Ex-aides’ convictions may not harm Trump

By Zhang Tengjun Source:Global Times Published: 2018/8/27 17:48:39

Illustration: Peter C. Espina/GT



Last week, Michael Cohen, longtime former attorney of US President Donald Trump, pleaded guilty to eight felonies, including illegal campaign finance charges over hush money paid to two women, hinting he was ordered by Trump to do it.

Meanwhile, former Trump campaign chairman Paul Manafort was found guilty of another eight felonies after a weeks-long trial. 

The two incidents, which came exactly at the same time, have caused a sensational effect. The public believes that the end of Trump's presidential term is not far away. NBC News called it "a dark day for Trump" and "the darkest day for the presidency since Watergate." New Yorker opined that this is "the worst hour of his entire life."

The media's obsession with the conviction of Trump's two associates seems to indicate that the US president's position is in peril. Many observers think this will deal a heavy blow to the government and Trump will find it hard to get out of it. The Democrats believe Cohen's conviction will not only damage the efforts of Republicans to secure a majority in the Congress ahead of the mid-term election, but also lend momentum to the discussion on impeaching Trump.

However, a close look at the incident could make one think otherwise. Cohen's guilty plea may incriminate Trump, but not as seriously as the world thinks. If Cohen cannot present evidence to prove that Trump had knowledge of the payments and told him to pay the money, accusations that Trump has violated campaign finance laws are not on solid ground. To say the least, even if Trump incited Cohen to pay hush money, this leaves room for legal argument.

In US election campaigns, it is not rare for a candidate to pay hush money to avoid the campaign being affected. As long as the candidate reveals that he paid the money, the act can hardly be characterized as a crime.

Cohen's problem is that he paid the money himself and did not report it. But even if this is the case, whether his act violated campaign finance laws still awaits judgment. Trump's argument also falls in this logic - he stressed that two of the eight felonies in which he was most directly implicated are not actually crimes.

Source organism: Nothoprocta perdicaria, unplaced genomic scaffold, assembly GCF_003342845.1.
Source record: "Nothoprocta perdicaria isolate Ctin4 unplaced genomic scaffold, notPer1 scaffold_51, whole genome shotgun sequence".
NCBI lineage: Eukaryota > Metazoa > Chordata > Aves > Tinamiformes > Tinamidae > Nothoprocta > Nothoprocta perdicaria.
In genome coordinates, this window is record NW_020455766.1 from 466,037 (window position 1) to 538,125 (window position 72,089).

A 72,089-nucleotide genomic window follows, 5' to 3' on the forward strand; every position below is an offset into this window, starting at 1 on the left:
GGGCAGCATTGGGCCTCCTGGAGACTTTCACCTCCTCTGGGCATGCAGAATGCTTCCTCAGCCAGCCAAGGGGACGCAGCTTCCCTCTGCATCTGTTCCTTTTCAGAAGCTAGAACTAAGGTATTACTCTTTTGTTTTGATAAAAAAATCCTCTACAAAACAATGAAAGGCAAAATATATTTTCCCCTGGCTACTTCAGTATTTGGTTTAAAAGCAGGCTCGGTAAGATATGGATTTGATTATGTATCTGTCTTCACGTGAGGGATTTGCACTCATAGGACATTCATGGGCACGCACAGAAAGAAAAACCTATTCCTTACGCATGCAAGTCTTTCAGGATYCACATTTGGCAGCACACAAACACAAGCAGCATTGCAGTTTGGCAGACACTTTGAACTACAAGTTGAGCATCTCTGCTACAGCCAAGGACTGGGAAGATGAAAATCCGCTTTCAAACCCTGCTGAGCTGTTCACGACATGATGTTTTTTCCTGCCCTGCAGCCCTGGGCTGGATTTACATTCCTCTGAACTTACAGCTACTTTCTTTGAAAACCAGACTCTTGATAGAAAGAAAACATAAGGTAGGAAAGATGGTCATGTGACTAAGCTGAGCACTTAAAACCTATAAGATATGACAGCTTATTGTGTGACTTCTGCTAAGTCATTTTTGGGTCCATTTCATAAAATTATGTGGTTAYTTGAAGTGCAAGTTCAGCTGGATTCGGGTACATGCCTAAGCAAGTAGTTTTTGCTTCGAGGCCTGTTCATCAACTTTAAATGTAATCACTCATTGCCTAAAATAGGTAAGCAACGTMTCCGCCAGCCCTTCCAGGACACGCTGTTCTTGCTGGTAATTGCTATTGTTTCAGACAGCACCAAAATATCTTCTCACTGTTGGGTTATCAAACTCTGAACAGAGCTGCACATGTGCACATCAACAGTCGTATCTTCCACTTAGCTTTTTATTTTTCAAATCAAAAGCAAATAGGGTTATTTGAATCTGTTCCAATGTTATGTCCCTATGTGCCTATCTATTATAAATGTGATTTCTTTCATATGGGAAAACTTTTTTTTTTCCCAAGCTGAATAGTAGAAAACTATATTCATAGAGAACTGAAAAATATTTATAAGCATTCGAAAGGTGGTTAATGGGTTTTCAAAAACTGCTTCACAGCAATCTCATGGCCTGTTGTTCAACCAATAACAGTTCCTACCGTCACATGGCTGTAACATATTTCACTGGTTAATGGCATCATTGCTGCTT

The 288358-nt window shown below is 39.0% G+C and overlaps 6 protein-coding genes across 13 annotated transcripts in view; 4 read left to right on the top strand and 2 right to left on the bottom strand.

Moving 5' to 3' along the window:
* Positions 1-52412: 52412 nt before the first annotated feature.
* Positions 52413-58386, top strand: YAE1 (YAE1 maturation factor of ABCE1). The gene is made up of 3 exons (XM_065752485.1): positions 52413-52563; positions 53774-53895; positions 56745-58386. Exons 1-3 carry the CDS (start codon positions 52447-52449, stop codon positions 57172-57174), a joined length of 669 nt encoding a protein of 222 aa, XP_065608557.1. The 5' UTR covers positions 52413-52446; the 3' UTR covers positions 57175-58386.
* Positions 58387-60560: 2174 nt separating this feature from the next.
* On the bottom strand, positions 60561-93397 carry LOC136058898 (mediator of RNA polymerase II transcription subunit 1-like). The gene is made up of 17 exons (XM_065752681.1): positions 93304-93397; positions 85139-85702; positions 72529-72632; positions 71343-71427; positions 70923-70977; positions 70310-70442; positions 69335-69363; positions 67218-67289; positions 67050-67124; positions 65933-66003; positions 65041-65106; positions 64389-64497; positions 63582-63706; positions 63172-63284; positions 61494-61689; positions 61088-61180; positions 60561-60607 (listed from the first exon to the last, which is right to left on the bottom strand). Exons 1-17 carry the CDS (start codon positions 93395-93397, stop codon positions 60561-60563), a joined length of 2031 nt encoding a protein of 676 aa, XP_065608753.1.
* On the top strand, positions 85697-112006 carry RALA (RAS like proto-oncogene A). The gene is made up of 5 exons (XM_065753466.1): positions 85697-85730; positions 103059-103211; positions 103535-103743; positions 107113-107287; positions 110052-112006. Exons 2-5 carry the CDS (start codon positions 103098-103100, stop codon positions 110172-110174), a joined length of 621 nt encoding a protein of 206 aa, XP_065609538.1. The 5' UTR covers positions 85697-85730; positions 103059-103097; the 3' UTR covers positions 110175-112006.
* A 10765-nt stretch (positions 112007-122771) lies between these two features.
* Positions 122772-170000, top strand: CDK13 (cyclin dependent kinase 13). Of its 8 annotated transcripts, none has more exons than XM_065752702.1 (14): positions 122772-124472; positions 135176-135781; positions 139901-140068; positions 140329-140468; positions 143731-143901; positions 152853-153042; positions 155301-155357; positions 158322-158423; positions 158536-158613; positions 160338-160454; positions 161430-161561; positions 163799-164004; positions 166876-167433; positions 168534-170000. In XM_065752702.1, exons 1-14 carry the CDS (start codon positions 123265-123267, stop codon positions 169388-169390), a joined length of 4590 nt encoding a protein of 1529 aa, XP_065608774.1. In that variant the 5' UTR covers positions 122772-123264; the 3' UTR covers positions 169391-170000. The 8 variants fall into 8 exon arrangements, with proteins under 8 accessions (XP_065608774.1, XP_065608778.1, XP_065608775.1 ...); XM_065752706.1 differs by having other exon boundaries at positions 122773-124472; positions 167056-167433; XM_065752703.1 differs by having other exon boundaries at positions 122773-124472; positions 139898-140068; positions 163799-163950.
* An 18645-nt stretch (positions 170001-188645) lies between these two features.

It is also disputable whether violation of campaign finance laws amounts to the Constitution's definition of "high crimes and misdemeanors" for impeachment. If evidence cannot substantiate the allegations against Trump, he could just resort to the same trick by calling all this a "witch hunt."

Currently, it does not matter if Trump did violate campaign finance laws. What makes him sit on pins and needles is the Russiagate investigation led by Robert Muller. If the investigation results prove that Trump himself colluded with the Russians and got involved in election meddling, the crime of treason will put him on a precipice.

Muller's investigation is ongoing, though at a moderate pace.

Trump has also been preparing for the worst-case scenario. He lashed out at the Justice Department and FBI, and publicly criticized his own Attorney General Jeff Sessions.

It has also been revealed that Trump was considering dismissing Muller to end the Russiagate investigation. Deep down he knows that if the probe continues, it will not only affect his administration, but also encroach upon his political career.

Cohen's guilty plea is only the tip of the iceberg. The key questions are, will Cohen reveal more improper deals from Trump's campaign? Will more of Trump's inner circle be revealed? Will it be proved that Trump colluded with the Russians?

Cohen's guilty plea is more of a blow to the Republicans before the mid-term election than to Trump himself. With the Blue Wave of the Democratic Party in full fury, the Republican Party will face the biggest challenge it has ever encountered in recent years.

For the Democratic Party, securing its position in the House of Representatives is key to starting the process of impeaching Trump.

Whether Trump can complete his four-year term will be determined by the vote in November. Before that, he is safe.

The author is an assistant research fellow at the China Institute of International Studies. opinion@globaltimes.com.cn



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